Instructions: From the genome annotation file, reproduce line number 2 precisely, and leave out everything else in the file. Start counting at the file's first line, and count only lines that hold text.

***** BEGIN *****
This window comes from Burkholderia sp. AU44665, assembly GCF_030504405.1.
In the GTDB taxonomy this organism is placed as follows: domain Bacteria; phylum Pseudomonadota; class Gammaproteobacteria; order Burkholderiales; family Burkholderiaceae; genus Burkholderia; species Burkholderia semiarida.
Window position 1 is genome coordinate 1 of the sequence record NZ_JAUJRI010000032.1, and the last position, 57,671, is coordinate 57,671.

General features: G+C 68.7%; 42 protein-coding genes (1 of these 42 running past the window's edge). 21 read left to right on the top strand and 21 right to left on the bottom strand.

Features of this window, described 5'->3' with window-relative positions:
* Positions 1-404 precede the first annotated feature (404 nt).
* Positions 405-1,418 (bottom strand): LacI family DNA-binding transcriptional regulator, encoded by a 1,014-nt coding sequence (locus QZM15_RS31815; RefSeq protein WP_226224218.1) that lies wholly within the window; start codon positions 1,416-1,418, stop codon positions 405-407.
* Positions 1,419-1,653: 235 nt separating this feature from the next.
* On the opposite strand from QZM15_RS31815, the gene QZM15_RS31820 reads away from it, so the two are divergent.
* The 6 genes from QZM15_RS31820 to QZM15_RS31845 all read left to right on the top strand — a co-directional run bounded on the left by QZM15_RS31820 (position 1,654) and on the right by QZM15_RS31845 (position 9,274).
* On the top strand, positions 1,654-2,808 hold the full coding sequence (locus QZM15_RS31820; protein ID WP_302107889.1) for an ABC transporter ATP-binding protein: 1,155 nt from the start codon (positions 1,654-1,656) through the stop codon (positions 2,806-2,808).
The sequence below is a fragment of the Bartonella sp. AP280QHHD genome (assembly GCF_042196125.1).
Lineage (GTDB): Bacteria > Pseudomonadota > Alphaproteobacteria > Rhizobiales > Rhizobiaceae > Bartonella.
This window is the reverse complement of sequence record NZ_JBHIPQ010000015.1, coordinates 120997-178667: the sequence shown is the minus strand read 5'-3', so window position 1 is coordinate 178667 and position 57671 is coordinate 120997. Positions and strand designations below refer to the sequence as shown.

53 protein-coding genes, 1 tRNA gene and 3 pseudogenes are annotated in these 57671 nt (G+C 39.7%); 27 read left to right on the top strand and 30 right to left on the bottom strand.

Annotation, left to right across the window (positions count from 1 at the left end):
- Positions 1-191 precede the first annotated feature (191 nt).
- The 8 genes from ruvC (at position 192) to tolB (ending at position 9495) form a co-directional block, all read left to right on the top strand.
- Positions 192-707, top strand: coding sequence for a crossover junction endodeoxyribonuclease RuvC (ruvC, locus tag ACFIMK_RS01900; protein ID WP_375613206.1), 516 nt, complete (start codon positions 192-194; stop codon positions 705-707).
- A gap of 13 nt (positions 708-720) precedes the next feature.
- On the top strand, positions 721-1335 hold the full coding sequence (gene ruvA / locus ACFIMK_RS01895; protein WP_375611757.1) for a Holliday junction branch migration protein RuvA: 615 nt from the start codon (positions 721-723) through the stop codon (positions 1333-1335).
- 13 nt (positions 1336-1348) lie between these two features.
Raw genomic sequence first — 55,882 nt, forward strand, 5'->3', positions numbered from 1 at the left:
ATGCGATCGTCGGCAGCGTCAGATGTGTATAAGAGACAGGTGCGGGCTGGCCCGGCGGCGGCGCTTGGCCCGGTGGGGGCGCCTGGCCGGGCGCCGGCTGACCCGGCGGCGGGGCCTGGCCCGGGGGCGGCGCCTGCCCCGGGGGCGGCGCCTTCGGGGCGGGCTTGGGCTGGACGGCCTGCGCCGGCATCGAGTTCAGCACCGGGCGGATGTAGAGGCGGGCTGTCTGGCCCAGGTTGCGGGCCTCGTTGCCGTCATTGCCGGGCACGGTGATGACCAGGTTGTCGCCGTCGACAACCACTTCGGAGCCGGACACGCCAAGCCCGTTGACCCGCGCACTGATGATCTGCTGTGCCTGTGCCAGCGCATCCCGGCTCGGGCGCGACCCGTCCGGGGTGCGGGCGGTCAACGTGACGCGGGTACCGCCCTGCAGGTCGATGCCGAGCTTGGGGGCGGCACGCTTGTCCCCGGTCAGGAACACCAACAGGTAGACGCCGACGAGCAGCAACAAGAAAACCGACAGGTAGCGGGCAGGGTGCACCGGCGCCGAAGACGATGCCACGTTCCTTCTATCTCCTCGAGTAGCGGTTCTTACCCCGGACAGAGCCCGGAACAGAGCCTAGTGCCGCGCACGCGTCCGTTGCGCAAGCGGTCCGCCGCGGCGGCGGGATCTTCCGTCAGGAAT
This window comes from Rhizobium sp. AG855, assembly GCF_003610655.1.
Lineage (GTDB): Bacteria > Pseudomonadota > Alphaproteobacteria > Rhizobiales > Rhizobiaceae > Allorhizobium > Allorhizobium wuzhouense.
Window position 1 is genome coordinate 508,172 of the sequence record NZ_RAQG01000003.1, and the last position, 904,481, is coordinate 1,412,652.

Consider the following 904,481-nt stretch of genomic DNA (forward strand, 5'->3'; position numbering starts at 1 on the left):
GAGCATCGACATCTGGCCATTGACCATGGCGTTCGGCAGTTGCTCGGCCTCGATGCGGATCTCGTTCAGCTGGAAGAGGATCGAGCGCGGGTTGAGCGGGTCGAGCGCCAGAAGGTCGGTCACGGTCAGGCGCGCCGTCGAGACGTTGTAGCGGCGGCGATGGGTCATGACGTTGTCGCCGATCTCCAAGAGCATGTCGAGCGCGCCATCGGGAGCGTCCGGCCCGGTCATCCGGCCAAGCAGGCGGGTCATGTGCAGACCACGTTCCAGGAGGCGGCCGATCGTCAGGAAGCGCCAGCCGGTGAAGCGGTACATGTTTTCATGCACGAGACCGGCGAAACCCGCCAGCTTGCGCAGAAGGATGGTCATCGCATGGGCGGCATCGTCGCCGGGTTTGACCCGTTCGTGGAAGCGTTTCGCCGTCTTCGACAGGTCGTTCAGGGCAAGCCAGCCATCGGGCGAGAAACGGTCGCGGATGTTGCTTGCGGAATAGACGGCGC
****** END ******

In the GTDB taxonomy this organism is placed as follows: domain Bacteria; phylum Pseudomonadota; class Gammaproteobacteria; order Burkholderiales; family Burkholderiaceae; genus Burkholderia; species Burkholderia semiarida.